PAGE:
The absence of American character

Novels In Translation

March 11, 2001|By Alane Salierno Mason | Alane Salierno Mason,Special to the Sun

Americans in a foreign land are said to announce themselves, loudly, by the way they move as well as by the way they talk. But what about the way we write? Is there any such thing as an Americanness of self-expression obvious to others in our writing?

One way to discover what we are, of course, is to explore what we're not, and with this in mind I recommend four recently issued books in translation.

Elena Poniatowska's "Here's to You, Jesusa!" (Farrar, Straus and Giroux, 303 pages, $24) is being issued in English for the first time 32 years after it was first published in Mexico, where it was greeted with enormous enthusiasm and went into 28 printings. Beautifully translated by Deanna Heikkinen, it is the story of a poor Mexican woman, born in the early 1900s, whom Poniatowska interviewed over a period of years and calls "Jesusa."

It is a work of astonishing vitality. Wisely, Poniatowska did not polish the story too much; its various small rough spots and gaps give it all the more authority. So too does Jesusa's magnificently inconsistent character, alternately brusque and gentle, exuberant and bitter.

The struggle for survival that begins with her mother's death brings Jesusa from her home town in Oaxaca to one miserable job after another while she is still a child. She is beaten, betrayed and abandoned, over and over again.

She is married by force to an army corporal during the Mexican Revolution who brings her along to battle. Her opinion of men, and human beings in general, becomes ever more jaded, but her sense of herself, in Poniatowska's telling, is dazzling. She believes herself to be worthless, and also special.

Whether through her own unlettered narrative or Poniatowska's literary shaping, she is one of life's heroic losers, but no fool. She is without expectation, and also without self-pity: "I don't know what sadness is. I've never been sad. You're speaking Chinese to me. Ah, crying is one thing, but sadness is something else! It's bad, worthless, it doesn't matter to anyone but you."

Crying with anger, and also with sadness, is the equally powerful protagonist of Malika Mokeddem's novel, "Of Dreams and Assassins" (University Press of Virginia, 132 pages, $45). Kenza is more intellectual than Jesusa, more self-conscious, and more critical of society's effect on individuals. Like Jesusa's story, Kenza's is disturbingly real.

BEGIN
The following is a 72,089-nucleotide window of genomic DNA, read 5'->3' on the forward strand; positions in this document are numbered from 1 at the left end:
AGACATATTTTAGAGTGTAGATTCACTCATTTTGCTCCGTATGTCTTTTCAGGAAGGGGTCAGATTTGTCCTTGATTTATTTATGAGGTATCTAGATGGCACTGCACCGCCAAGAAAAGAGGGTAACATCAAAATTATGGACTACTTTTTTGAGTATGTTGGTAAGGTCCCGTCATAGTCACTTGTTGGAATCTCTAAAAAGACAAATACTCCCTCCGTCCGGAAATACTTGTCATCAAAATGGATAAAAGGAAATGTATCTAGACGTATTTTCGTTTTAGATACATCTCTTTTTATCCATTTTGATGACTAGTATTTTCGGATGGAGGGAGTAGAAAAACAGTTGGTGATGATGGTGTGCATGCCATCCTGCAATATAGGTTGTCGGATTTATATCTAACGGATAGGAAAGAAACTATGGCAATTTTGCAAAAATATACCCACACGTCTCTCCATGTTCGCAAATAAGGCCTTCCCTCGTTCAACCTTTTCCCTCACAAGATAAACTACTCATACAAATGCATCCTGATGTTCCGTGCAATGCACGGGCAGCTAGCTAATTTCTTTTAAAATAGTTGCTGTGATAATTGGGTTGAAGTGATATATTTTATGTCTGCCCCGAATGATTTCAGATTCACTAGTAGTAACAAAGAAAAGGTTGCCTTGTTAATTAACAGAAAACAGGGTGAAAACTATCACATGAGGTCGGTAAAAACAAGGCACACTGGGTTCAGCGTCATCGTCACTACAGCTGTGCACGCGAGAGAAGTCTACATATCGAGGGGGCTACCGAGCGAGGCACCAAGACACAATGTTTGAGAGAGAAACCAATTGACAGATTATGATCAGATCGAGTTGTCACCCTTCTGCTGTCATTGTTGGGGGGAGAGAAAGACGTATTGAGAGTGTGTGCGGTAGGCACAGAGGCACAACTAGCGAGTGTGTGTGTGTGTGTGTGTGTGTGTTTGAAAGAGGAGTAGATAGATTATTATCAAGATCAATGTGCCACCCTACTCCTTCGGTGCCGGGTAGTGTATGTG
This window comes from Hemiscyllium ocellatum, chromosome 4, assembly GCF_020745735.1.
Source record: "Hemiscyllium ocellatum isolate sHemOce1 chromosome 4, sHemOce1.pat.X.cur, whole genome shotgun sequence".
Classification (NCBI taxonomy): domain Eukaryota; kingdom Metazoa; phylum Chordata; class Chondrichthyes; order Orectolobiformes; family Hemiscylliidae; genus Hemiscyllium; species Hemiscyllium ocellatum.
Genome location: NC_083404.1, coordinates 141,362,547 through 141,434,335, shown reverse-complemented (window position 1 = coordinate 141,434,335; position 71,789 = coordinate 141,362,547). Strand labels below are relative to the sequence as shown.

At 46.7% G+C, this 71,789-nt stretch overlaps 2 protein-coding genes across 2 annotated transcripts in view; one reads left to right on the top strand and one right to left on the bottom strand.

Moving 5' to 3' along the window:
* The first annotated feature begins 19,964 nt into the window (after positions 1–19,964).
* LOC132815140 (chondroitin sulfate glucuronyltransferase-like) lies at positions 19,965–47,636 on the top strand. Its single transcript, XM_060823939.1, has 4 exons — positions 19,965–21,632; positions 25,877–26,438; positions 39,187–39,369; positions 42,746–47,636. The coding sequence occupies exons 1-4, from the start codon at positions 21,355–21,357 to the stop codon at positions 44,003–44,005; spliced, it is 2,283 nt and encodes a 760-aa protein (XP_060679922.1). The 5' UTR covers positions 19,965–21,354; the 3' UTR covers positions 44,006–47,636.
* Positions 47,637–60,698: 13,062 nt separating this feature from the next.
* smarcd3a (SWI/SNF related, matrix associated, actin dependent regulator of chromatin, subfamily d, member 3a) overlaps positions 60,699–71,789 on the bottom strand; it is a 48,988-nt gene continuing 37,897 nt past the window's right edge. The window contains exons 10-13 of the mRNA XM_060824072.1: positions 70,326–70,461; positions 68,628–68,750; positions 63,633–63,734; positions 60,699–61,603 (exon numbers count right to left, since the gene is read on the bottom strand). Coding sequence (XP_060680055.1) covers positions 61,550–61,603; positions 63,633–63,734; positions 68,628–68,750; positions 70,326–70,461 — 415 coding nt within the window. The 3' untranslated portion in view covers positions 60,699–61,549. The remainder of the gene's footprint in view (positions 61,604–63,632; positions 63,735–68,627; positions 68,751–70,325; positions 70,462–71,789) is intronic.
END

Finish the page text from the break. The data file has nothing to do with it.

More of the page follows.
Her mother flees her father's brutality but is forced to leave Kenza behind; Kenza's escape is through education and an adoption of Western ideas and social mores. Her intellectual and cultural freedom becomes increasingly unacceptable, even dangerous, as her Algerian homeland is swept up in religious violence and murder. The world of her college friends -- a world of wine-soaked late-night discussions familiar to college students almost everywhere -- is under siege.

On a beautiful Mediterranean beach, they are afraid to swim lest they be killed for showing some sliver of flesh. Only in France can Kenza fulfill a dream impossible in Algeria: of sitting "alone in a cafe, having something to eat while drinking a beer."

In Martin Winckler's "The Case of Doctor Sachs" (Seven Stories, 432 pages, $27.95), the protagonist, a family doctor working in rural France, also has ties to North Africa, where the author himself was born. But the move to Europe is already in the past, taken for granted and like the protagonist's Judaism, is barely cause for mention. Dr. Sachs' assimilation is complete, his isolation not that of poverty (like Jesusa), or gender and intellect (like Kenza) or even that of race or religion: his isolation is that of the compassionate man. His story is told mainly through his patients, sick or troubled, brave or fearful, understanding or rigid in their judgment.

Such communal narration seems at times a triumph of the doctor's selflessness, at others a higher form of narcissism. Though powerfully written, the book is perhaps a third too long. But Winkler's extraordinary sensitivity to the infinite variety of human bodies and their failings, to the common misery and grace of human lives and to what people need from doctors makes this work worth reading. Sachs understands that "People don't have some Whozit's Disease, they have pain, they suffer. ..." Such simple insights, in a world of increasing factorylike handling of medical care, have great value.

Where Sachs seeks to find and understand himself in the people around him, Roger Grenier goes further, in his utterly charming and irresistibly quotable "The Difficulty of Being a Dog" (University of Chicago, 132 pages, $22). Grenier is a true man of letters, author of more than 30 books of fiction and criticism and an editor and literary adviser at France's most prestigious publishing house, Gallimard. And he has loved deeply a companion he calls "my alter ego, my double" who can neither read nor write nor speak, even though named after the great storyteller, Ulysses. The book is pellucidly translated by Alice Kaplan.

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